“Once we recognize what modernism and postmodernism have done to the elite arts and humanities, the reasons for their decline and fall become all too obvious. The movements are based on a false theory of human psychology, the Blank Slate. They fail to apply their most vaunted ability — stripping away pretense — to themselves. And the take they fun out of art!”
I can hear the savants cringing already. But what Pinker points out is that human beings have specific, universal (and not culturally) limited tastes for what we consider admirable. No amount of theory explaining why and how hegemonic power structures dictate what society controls as “beauty” is apt for describing why I or many others find some modern art… bland.
It strikes me as troubling that there are still those of us who are willing to believe that it is mostly culture and society which shape the individual — and that by focusing only on fixing our systems can we alleviate human suffering. On the contrary, we need a fuller understanding of human nature in all its details. What is more concerning is that this book came out 15 years ago and yet we are still bogged down in the conversations that Pinker spent a considerable time in rebutting (the Penguin version is about 430 pages of text).
Though long (and old), The Blank Slate is important reading for anyone who does not want to live in a fantasy world. One where the only engine powering human behavior is society while millions of years of evolution are discounted because they at times offer some truths that are often misconstrued as inconvenient. Human nature and our behavior are wondrous and fascinating subjects, and we cannot get to their core if we reject vast amounts of replicable findings about their genetic and evolutionary components.
In 1979, after the Islamic Revolution of Iran, more than a hundred thousand woman took to the streets to protest the compulsory veiling that was to be enforced under the new Khomeini regime. Mothers, nurses, and students — women from all walks of life — gathered to voice their displeasure at the new policy. But the protests were marred by violence. A group of devout men opposed the stance of the objectors and proceeded to stab some of its female participants after they refused to stand down.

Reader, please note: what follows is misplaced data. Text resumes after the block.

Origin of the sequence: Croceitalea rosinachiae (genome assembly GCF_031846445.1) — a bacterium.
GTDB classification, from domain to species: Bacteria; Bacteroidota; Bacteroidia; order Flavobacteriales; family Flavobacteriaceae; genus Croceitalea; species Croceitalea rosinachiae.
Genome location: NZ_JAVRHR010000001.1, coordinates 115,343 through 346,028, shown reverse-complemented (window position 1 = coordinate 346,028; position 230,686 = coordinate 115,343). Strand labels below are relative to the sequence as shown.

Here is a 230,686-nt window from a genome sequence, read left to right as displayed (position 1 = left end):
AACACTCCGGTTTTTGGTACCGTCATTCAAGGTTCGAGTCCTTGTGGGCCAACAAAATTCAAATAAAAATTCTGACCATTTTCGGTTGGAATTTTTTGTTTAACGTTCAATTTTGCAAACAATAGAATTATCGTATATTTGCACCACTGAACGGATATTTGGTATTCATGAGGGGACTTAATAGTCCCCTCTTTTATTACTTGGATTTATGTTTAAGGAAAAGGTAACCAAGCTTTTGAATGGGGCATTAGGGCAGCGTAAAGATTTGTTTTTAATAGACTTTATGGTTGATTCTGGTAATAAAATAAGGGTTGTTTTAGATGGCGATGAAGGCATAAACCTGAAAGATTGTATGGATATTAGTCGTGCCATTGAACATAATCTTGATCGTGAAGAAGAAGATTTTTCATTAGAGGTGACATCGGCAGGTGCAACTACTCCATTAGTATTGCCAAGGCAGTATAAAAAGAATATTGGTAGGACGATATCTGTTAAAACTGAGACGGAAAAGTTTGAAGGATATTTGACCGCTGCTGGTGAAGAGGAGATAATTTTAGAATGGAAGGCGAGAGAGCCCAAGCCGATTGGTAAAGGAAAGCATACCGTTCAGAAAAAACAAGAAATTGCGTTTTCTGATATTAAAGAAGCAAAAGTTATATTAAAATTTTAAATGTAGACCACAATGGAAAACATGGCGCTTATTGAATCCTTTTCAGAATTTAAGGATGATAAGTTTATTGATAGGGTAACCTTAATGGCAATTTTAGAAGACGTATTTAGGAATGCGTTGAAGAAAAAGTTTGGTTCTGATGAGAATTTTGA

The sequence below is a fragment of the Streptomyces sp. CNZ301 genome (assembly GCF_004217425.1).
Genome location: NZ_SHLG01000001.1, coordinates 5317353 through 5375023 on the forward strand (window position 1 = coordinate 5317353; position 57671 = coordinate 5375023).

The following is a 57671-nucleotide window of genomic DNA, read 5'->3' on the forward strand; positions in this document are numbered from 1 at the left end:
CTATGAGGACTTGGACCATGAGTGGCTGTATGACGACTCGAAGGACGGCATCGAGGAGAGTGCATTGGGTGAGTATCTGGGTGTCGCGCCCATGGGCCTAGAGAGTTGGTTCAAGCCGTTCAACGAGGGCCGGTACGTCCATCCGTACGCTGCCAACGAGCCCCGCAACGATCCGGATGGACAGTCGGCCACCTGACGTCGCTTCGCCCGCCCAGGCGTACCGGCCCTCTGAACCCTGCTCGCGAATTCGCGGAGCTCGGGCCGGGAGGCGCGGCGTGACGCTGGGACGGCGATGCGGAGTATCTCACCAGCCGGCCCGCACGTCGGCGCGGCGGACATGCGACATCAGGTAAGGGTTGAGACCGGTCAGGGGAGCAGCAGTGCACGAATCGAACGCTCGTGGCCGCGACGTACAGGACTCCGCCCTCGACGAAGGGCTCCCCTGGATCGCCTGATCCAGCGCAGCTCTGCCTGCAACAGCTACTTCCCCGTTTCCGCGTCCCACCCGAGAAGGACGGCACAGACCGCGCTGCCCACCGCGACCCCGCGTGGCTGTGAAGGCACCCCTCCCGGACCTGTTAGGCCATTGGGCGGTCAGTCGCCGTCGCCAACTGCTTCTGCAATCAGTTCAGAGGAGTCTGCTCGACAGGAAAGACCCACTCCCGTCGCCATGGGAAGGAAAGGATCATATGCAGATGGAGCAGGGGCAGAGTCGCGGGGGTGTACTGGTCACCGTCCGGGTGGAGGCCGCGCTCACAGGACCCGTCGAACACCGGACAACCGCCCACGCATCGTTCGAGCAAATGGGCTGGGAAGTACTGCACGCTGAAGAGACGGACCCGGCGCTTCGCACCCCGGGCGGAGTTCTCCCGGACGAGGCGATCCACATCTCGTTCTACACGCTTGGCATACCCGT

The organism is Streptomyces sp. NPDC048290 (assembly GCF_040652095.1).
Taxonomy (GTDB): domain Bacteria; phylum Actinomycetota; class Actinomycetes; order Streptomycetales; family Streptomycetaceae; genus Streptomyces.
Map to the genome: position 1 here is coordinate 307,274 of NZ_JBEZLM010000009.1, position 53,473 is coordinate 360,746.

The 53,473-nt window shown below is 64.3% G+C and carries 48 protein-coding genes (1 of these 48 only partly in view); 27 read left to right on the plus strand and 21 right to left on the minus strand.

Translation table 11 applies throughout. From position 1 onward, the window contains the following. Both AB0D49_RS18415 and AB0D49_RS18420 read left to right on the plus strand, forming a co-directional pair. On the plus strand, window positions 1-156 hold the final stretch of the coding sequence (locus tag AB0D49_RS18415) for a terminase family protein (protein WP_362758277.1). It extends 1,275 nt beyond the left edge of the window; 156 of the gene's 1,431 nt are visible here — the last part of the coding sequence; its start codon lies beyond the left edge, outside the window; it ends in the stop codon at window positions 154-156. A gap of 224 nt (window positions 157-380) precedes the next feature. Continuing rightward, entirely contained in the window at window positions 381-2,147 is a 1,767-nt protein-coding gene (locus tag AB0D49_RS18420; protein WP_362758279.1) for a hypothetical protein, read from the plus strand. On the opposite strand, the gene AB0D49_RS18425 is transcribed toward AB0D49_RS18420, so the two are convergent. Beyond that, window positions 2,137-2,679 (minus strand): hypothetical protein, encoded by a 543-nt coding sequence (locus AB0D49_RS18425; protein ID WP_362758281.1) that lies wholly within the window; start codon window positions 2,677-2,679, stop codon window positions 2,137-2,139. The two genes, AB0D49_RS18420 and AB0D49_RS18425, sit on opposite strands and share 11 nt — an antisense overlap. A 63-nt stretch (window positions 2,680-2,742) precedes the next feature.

How Mumbo Jumbo Conquered the World: A Short History of Modern Delusions by Francis Wheen, Harper Perennial, (2004) 312 pages.
Post-truth, post-fact, post-reality. You don’t need a lengthy introduction on the state of the world. You just need to take a look around: A man who wavers between imbecile and potential despot sits in the highest office of the land; the far-left in the academy enjoys titillating itself with concepts of postmodernity; the GOP engages in a demagogic post-truthiness, while its black sheep of a relation (first name “alt”) is busy sending the mainstream media into tizzies by co-opting “OK” signs as white supremacist on 4chan, making memes, and blaming Jews for everything.
I am a minority and I prohibit you from culturally appropriating my native culture. I was born in India, thus, I prohibit you from stealing my culture, eating any foods that are representative of that region and engaging in my practices. But wait I have a reason. I have several: Since the British colonized, destroyed, and brutalized us for centuries, since they stole our dishes, customs, and foods and there is a long history of oppression of my people, you should respect our perpetual marginalization. And you brazenly engaging in my traditions subverts the struggles of those actually ingrained in them — like me.
She used to be the kind of woman that drank orange seltzers when she was sick, thinkin’ it was good for her on accounts of the Vitamin C, without actually checkin’ how much of the vitamin was in the can. That was until I met her. I changed that. It’s not really the Vitamin C that’s good for you. I know it from my work at the pharmacy. It’s the zinc. That’s what’ll save you. It’ll heal you up right on quick. But she didn’t know that. She didn’t know a lot of things till she met me. But now she does. I’m good for her. I always tell her that. I always have to remind her of that. Every night. My darlin’, Maureen.
I guess I should go down and check on her. I’ll do that right now. Though she just keeps starin’ at me sometimes. It makes me angry she does that. That ain’t right. What kind of respect is that?
Sometimes he lets me read the papers. You know, so I have an idea of what’s goin’ on in the outside world. I wait for that day every week. Just so I can feel close to being real again. I don’t know why, it just makes me feel that way. When I see the angry face of a man on the front page, printed in all color, throwin’ a flamin’ bottle at someone, I feel like I know what’s goin’ on. I sniff it when he gives it to me. I feel connected. I rub it with my fingers and cherish the brittle and smooth texture. I comb through the pages as fast as I can in the times he gives me. I try to absorb it all, all the words, suck it all in in one swoop.